Malcolm Berko column: Good days or bad depends on status

Published: August 12, 2012
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Dear Mr. Berko: Just two simple questions: How do you view the economy and stock market over the next five or so years? And how would you invest a sum of $125,000 for that time period?

HR in Durham, N.C.

Dear HR: The most accepted school of thought on the economy/stock market over the coming few years is that the “economy is in a ‘sweet spot' right now.” This position is enthusiastically expressed by Allen Sinai, Ph.D., a global economist who enjoys a sterling reputation among his peers, few of whom would recognize a payroll from a Tootsie Roll. Media-savvy Sinai, who is as articulate as former Federal Reserve Chairman Alan Greenspan is unintelligible, insists that consumer spending is growing the economy fast enough to reduce unemployment, to keep the market moving higher, to avoid high inflation and to prevent interest rates from rising.

Sinai expects the U.S. gross domestic product to grow by about 2.75 percent this year and by about 2 percent in 2013. He also believes inflation, as measured by the consumer price index, will be moderate this year and next, averaging about 2.5 percent through next year.

He believes that the economy will create between 150,000 and 175,000 jobs per month and that the unemployment rate will end the year at 7.7 percent, be 7.2 percent by 2013 and continue to go lower.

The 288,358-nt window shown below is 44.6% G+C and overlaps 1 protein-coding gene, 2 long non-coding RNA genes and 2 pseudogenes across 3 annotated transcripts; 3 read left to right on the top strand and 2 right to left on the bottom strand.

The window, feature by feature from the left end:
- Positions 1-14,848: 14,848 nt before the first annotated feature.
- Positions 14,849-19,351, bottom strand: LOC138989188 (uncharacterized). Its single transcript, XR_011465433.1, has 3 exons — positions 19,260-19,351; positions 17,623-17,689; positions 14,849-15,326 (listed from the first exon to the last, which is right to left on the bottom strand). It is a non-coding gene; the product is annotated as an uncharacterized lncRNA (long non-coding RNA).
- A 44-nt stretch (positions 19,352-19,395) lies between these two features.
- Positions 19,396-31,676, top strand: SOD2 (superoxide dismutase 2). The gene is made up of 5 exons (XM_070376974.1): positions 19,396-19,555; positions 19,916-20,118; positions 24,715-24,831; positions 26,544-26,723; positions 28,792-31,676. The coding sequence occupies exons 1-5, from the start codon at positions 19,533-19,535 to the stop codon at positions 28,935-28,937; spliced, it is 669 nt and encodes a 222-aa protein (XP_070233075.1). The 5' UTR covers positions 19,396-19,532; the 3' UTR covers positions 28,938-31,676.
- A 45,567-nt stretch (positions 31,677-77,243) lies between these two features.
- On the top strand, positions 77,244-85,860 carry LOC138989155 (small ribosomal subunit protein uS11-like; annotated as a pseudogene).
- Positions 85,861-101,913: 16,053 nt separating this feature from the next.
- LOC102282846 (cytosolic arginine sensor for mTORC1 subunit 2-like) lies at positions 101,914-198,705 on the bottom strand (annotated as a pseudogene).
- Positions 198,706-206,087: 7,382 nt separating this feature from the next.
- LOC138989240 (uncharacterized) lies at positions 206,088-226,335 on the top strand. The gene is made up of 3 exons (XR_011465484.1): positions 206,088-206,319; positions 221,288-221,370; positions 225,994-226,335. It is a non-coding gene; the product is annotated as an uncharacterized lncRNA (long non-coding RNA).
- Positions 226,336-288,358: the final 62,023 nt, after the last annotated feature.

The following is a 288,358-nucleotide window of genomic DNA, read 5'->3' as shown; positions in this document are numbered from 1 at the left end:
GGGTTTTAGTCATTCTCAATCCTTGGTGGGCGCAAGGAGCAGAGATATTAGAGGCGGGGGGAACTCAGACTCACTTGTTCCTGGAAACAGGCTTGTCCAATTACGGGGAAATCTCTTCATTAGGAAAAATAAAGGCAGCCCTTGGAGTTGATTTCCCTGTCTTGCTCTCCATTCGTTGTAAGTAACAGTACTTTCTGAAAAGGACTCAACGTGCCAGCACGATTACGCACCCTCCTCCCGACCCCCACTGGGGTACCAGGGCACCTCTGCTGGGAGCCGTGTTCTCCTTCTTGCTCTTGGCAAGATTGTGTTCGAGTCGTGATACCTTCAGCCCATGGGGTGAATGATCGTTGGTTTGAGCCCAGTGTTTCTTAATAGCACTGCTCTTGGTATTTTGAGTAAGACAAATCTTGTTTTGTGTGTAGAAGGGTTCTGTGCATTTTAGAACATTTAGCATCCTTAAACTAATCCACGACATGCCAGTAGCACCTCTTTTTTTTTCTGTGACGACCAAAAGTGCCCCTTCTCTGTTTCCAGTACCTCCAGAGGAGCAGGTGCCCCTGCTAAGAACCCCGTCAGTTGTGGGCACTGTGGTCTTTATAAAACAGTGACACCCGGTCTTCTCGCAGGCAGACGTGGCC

Sinai thinks the Standard & Poor's 500 index will rise 13 percent in 2012 because our economy will continue to strengthen, surprising investors and encouraging consumer confidence.

His crystal ball reveals that corporate profits will grow at least four times as fast as our GDP because corporate America has learned how to cut and manage costs while increasing productivity. Sinai predicts that interest rates will remain stable in the low to mid-single-digit range and that the “possibility of a sharp rise is very remote.” Bless you, Allen Sinai. Ben Bernanke has nominated you for an Oscar.

Steve L. is a second-generation owner of a four-store appliance/furniture business in Ohio. Steve is 54. Two years ago, he came within nine inches of declaring Chapter 11. Steve notes that his middle-class customers, who accounted for 70 percent of revenues, are disappearing and that those who remain standing have lower incomes and higher debt than they did five years ago. His ticket size is lower; his customers can't get credit; and good jobs are scarce.

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